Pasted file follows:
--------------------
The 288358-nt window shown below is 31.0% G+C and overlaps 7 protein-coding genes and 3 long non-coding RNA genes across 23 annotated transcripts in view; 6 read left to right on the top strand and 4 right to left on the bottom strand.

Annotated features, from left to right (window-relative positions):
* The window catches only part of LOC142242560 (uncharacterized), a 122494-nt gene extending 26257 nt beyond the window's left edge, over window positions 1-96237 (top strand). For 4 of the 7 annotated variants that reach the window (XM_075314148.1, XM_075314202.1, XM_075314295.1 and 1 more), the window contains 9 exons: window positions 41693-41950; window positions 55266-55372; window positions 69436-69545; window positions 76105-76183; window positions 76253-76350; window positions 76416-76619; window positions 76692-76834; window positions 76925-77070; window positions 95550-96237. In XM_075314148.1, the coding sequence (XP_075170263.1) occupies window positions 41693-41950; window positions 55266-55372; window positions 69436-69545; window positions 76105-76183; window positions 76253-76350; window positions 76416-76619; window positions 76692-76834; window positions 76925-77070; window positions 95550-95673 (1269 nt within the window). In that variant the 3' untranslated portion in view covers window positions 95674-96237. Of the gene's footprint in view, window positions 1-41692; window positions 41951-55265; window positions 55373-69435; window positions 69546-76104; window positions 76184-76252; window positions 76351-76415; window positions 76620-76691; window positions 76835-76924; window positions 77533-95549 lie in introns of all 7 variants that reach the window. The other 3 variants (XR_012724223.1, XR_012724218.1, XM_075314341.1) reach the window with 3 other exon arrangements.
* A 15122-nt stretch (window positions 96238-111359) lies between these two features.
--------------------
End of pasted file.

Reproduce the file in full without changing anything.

The 288358-nt window shown below is 31.0% G+C and overlaps 7 protein-coding genes and 3 long non-coding RNA genes across 23 annotated transcripts in view; 6 read left to right on the top strand and 4 right to left on the bottom strand.

Annotated features, from left to right (window-relative positions):
* The window catches only part of LOC142242560 (uncharacterized), a 122494-nt gene extending 26257 nt beyond the window's left edge, over window positions 1-96237 (top strand). For 4 of the 7 annotated variants that reach the window (XM_075314148.1, XM_075314202.1, XM_075314295.1 and 1 more), the window contains 9 exons: window positions 41693-41950; window positions 55266-55372; window positions 69436-69545; window positions 76105-76183; window positions 76253-76350; window positions 76416-76619; window positions 76692-76834; window positions 76925-77070; window positions 95550-96237. In XM_075314148.1, the coding sequence (XP_075170263.1) occupies window positions 41693-41950; window positions 55266-55372; window positions 69436-69545; window positions 76105-76183; window positions 76253-76350; window positions 76416-76619; window positions 76692-76834; window positions 76925-77070; window positions 95550-95673 (1269 nt within the window). In that variant the 3' untranslated portion in view covers window positions 95674-96237. Of the gene's footprint in view, window positions 1-41692; window positions 41951-55265; window positions 55373-69435; window positions 69546-76104; window positions 76184-76252; window positions 76351-76415; window positions 76620-76691; window positions 76835-76924; window positions 77533-95549 lie in introns of all 7 variants that reach the window. The other 3 variants (XR_012724223.1, XR_012724218.1, XM_075314341.1) reach the window with 3 other exon arrangements.
* A 15122-nt stretch (window positions 96238-111359) lies between these two features.